I took my first flying lesson a month before I took my first driving lesson.
For many pilots, the first flying lesson, “The Discovery Flight,” is the day that they fall in love with aviation. I’ve always prided myself in being a little different, and flying was no exception. For me, the day I fell in love with flying was years before I ever took my first lesson.
Falling in Love:
“One is very crazy when in love.”
When I was 10 years old, my mom jokingly asked for flying lessons for my parent’s wedding anniversary. My dad listened to my mom’s request and bought her gift certificates for two flying lessons at the local airport. When the certificates were a month from expiring – 11 months after purchase – my mom admitted that she was afraid of heights and somewhat claustrophobic. My dad couldn’t see the certificates go to waste, so he went and redeemed the first of the two lessons.
He came home that night with a huge smile on his face, a nifty headset and the complete Jeppesen Private Pilot kit. He was hooked.
Watching my dad fall in love with aviation was absolutely remarkable. He read the Jeppesen Private Pilot book cover to cover and spent every evening for months doing practice multiple-choice questions for his written exam. Never had I seen my dad with so much passion and drive, nor had I ever seen him sit still for that long! This passion he radiated soon wore off on me. I wanted to know what this whole flying thing was about.
The Gift of Learning:
“You don’t learn to walk by following rules. You learn by doing, and by falling over.”
At the ripe age of 11, I picked up the Jeppesen book off my dad’s desk and I started reading it. I learned about Orville and Wilbur, weather basics, and the basic flight maneuvers private pilots were responsible for. It was all so interesting!
I went to AOPA safety seminars with my dad and learned about the dangers of long and wide runways and how they can create an optical illusion that you’re higher or lower than you actually are. I also learned the five most common reasons General Aviation airplanes crash – one of them was running out of fuel, which I still find comical to this day.
I went on every animal rescue flight – where we would transport animals from shelters to foster homes and rescues in other areas on the country – and every brunch trip to Martha’s Vineyard that was offered with my dad in his Beech Sundowner.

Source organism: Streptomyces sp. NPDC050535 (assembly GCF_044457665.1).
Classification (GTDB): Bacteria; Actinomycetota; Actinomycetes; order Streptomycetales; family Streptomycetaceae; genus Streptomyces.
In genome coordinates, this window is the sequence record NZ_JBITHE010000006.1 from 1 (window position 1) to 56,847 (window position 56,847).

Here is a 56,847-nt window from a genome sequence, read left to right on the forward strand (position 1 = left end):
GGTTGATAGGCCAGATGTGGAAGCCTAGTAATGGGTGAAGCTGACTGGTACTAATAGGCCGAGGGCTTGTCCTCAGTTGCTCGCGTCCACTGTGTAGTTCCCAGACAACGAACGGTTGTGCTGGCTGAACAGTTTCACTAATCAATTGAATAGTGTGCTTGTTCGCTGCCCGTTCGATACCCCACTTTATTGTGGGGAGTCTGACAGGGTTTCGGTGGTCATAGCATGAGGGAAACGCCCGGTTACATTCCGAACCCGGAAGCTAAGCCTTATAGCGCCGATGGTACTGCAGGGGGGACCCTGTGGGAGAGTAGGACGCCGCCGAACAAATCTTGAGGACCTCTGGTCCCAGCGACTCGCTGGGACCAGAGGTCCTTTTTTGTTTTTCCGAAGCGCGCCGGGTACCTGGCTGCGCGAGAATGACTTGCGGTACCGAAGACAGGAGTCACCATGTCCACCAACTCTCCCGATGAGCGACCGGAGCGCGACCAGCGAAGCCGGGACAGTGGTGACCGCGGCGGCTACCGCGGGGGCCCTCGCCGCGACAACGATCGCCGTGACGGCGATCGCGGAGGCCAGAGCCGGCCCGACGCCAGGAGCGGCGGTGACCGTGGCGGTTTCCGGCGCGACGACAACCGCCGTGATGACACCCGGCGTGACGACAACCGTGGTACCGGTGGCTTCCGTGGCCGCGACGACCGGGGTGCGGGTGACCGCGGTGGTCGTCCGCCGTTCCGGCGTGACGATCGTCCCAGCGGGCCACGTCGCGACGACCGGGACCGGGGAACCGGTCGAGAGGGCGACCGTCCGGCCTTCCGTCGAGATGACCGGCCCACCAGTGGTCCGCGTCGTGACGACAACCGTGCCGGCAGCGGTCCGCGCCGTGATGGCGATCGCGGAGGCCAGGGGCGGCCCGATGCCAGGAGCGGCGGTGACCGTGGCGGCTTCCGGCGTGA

I learned how to read a sectional chart on a trip to New Hampshire before he had the GPS installed in the plane; I was responsible for finding the landmarks outside and matching them to the landmarks on the sectional.
This was father-daughter bonding at it’s finest.
Discovery of a Dream:
“If you can dream it, you can do it.”
In middle school when they asked us, “What do you want to be when you grow up,” I really had never thought about it. My big sister followed in my mom’s footsteps and got into sales and business, and I had always assumed I would do the same. When Mrs. T asked me what I wanted to do for a career I said, “business like my mom.” She said that was nice, then asked me what my dad did.
That’s when it hit me. I could fly planes like my dad – and make a career out of it.
I expressed my interest of doing this with my parents and they told me how hard it was going to be. But with some begging, they helped make my dream become a reality.
A Dream takes Flight:
“A dream doesn’t become reality through magic; it takes sweat, determination and hard work.”
What I thought was just a routine trip to see our A&P, Lou, before heading to dinner to celebrate my fifteenth birthday, turned out to be anything but routine. I stepped into the FBO and a man in a flight instructor hat and a pair of aviators was standing behind the counter.
“Hi, are you Chrissi?”
“Yeah?” I said, looking at this stranger that somehow knew my name. I looked back at my dad with curiosity and a grin.
“Hi I’m Bill Schwabenton and I’m your new flight instructor!” Bill said in what I would soon learn was his always-cheerful tone. I was smiling from ear to ear and, for the first and only time in my life, I was at a complete loss for words.
I followed Bill out of the FBO onto the tarmac at 5:36 pm – the exact minute I turned 15. I remember feeling strange climbing into the left side of the plane as I had always been on the right. Little did I know that soon I would feel right at home in the left seat.
I completed one lesson a week for a year while juggling high school and extracurricular activities – including Driver’s Education. I took my first flying lesson a month before I took my first driving lesson. My mom was always a bit concerned when I would need an adult to accompany me to the airport in a car per my learner’s permit rules, yet I was soloing to another state in a plane. Like I said before, I like to do things a little differently than most people.